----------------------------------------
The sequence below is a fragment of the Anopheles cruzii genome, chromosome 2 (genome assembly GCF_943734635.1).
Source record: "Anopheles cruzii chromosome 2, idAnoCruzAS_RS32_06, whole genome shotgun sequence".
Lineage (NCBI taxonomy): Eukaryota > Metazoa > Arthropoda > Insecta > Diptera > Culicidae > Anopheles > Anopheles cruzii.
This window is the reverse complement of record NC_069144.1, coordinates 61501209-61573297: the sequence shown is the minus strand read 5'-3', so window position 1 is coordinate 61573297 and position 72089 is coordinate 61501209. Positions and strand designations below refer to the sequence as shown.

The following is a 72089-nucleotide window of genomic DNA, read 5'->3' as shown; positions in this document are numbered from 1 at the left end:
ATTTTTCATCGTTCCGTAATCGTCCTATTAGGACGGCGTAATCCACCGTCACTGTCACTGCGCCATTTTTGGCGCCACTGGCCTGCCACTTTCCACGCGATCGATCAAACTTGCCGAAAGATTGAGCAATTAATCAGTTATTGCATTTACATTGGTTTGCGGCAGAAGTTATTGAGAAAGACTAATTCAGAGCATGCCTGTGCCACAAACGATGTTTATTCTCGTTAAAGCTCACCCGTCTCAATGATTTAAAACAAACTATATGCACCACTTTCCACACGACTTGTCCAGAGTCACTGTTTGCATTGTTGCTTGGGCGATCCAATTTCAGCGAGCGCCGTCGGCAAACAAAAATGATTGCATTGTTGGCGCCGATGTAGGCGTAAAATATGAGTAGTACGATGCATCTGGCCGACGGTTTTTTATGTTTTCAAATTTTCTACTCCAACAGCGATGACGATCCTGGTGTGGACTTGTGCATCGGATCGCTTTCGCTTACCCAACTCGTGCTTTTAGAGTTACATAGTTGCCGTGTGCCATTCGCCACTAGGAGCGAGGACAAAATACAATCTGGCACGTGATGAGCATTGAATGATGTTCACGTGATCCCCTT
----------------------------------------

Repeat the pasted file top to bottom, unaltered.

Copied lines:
The sequence below is a fragment of the Anopheles cruzii genome, chromosome 2 (genome assembly GCF_943734635.1).
Source record: "Anopheles cruzii chromosome 2, idAnoCruzAS_RS32_06, whole genome shotgun sequence".
Lineage (NCBI taxonomy): Eukaryota > Metazoa > Arthropoda > Insecta > Diptera > Culicidae > Anopheles > Anopheles cruzii.
This window is the reverse complement of record NC_069144.1, coordinates 61501209-61573297: the sequence shown is the minus strand read 5'-3', so window position 1 is coordinate 61573297 and position 72089 is coordinate 61501209. Positions and strand designations below refer to the sequence as shown.

The following is a 72089-nucleotide window of genomic DNA, read 5'->3' as shown; positions in this document are numbered from 1 at the left end:
ATTTTTCATCGTTCCGTAATCGTCCTATTAGGACGGCGTAATCCACCGTCACTGTCACTGCGCCATTTTTGGCGCCACTGGCCTGCCACTTTCCACGCGATCGATCAAACTTGCCGAAAGATTGAGCAATTAATCAGTTATTGCATTTACATTGGTTTGCGGCAGAAGTTATTGAGAAAGACTAATTCAGAGCATGCCTGTGCCACAAACGATGTTTATTCTCGTTAAAGCTCACCCGTCTCAATGATTTAAAACAAACTATATGCACCACTTTCCACACGACTTGTCCAGAGTCACTGTTTGCATTGTTGCTTGGGCGATCCAATTTCAGCGAGCGCCGTCGGCAAACAAAAATGATTGCATTGTTGGCGCCGATGTAGGCGTAAAATATGAGTAGTACGATGCATCTGGCCGACGGTTTTTTATGTTTTCAAATTTTCTACTCCAACAGCGATGACGATCCTGGTGTGGACTTGTGCATCGGATCGCTTTCGCTTACCCAACTCGTGCTTTTAGAGTTACATAGTTGCCGTGTGCCATTCGCCACTAGGAGCGAGGACAAAATACAATCTGGCACGTGATGAGCATTGAATGATGTTCACGTGATCCCCTT